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HMRC must “stay the course” on plastics tax plans

Environmental Services Association

3 min read Partner content

The Environmental Services Association (ESA) has today urged Government to “stay the course” on its plans to implement a tax on the use of virgin and single-use plastics, as the extended public consultation period draws to a close tomorrow (20 August 2020).

The Plastic Packaging Tax will apply from April 2022 to plastic packaging manufactured in, or imported into, the UK which contains less than 30% recycled plastic. During the Budget in March 2020, the Government announced some of the main decisions it had taken in the design of the plastics tax, which were informed by a previous public consultation. The consultation due to close tomorrow (which was extended from the original May deadline due to the Covid-19 crisis) seeks feedback on some of the finer details of the tax.

In its formal response to the consultation, the ESA supports a comprehensive plastic packaging tax, as a complementary counterpart to Defra’s Resources & Waste Strategy, which will drive domestic demand for recycled plastics and help make future packaging designs and material choices more sustainable. We believe the rate of £200 per tonne renders the tax effective and ambitious, but the ESA would like to see an “escalator” approach for both the tax price and recycled content percentage, similar to the successful Landfill Tax, to drive future innovation in this area.

HMRC has rightly included so-called bio-based, compostable and biodegradable plastics within the scope of the tax, which will help avoid a reactionary and unhelpful shift to novel and hard-to-recycle forms of plastics – although we believe HMRC must be very clear on the definition of “cellulose-based polymers”, which are excluded from the tax, to make sure manufacturers and consumers understand how these are distinct from other forms of plastic, and how they interact with the recycling and waste management system. ESA also supports the decision to extend the scope of the tax to include imports of filled plastic packaging, which will support a level playing field and help preserve UK-based filling operations.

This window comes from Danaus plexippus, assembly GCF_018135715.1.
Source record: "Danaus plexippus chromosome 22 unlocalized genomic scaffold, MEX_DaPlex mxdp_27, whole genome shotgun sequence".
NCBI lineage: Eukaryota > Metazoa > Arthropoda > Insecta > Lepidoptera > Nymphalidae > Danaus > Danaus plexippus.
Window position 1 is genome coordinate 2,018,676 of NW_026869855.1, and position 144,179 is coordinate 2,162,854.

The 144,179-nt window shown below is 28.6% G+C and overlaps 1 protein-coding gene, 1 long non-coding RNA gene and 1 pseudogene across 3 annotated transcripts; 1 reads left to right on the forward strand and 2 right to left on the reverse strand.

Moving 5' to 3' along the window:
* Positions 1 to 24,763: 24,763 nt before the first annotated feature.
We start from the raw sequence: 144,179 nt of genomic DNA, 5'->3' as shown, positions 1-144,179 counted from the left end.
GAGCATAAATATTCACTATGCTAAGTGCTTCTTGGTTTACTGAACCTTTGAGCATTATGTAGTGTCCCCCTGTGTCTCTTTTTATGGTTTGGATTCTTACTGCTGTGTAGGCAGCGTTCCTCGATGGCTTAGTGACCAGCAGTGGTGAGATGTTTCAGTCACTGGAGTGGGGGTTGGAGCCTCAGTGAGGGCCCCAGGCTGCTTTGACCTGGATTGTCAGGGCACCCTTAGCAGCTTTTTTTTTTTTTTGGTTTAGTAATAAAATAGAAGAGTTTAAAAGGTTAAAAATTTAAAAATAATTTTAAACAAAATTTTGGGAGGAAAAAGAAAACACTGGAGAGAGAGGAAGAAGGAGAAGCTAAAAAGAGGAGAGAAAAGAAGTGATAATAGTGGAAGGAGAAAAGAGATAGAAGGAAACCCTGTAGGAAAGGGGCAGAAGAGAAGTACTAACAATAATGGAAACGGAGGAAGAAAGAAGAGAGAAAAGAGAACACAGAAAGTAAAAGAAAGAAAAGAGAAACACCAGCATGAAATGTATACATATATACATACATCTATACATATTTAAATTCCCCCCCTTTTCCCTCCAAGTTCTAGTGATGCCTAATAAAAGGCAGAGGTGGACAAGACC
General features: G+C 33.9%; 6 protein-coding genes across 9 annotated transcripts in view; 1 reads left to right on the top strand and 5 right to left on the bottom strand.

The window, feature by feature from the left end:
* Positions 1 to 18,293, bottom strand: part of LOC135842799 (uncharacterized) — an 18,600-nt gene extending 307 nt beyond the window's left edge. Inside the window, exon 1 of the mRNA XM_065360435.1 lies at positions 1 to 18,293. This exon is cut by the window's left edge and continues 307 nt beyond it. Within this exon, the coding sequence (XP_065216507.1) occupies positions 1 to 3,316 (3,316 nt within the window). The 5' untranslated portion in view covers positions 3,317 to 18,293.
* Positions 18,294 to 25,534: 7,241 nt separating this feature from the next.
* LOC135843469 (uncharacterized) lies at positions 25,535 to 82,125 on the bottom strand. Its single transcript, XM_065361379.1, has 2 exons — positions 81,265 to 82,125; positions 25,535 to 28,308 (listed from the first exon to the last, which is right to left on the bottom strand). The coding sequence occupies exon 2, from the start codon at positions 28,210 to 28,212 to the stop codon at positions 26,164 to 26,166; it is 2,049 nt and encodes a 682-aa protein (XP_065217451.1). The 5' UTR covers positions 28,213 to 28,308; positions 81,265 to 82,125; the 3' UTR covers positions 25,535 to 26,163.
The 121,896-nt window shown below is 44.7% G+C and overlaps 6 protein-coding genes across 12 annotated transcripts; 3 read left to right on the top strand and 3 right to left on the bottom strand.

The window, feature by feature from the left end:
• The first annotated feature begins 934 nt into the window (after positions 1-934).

ESA Executive Director, Jacob Hayler, said: “Our sector is ready to push the button on significant further investment in domestic plastic recycling and reprocessing infrastructure, which will create new circular-economy jobs, but to unlock this investment it is imperative that Government gets both the Plastics Tax and the Resources & Waste Strategy right. 

It is important that those responsible for the final design of the plastics tax heed the warnings from multiple sectors, including ours, to avoid loopholes or unintended consequences that may drive packaging towards hard-to-recycle materials or packaging formats – diminishing or reversing the net environmental benefit of the tax. 

Although the economic outlook for the country is uncertain as a result of the Covid-19 crisis, we would urge HMRC to stay the course in both the ambition and implementation of the plastics tax. To water down the detail, or to delay implementation, would be costly to the UK’s long-term sustainability goals; the achievement of our national recycling targets; and will be contradictory to the pursuit of a “green recovery” from the crisis.”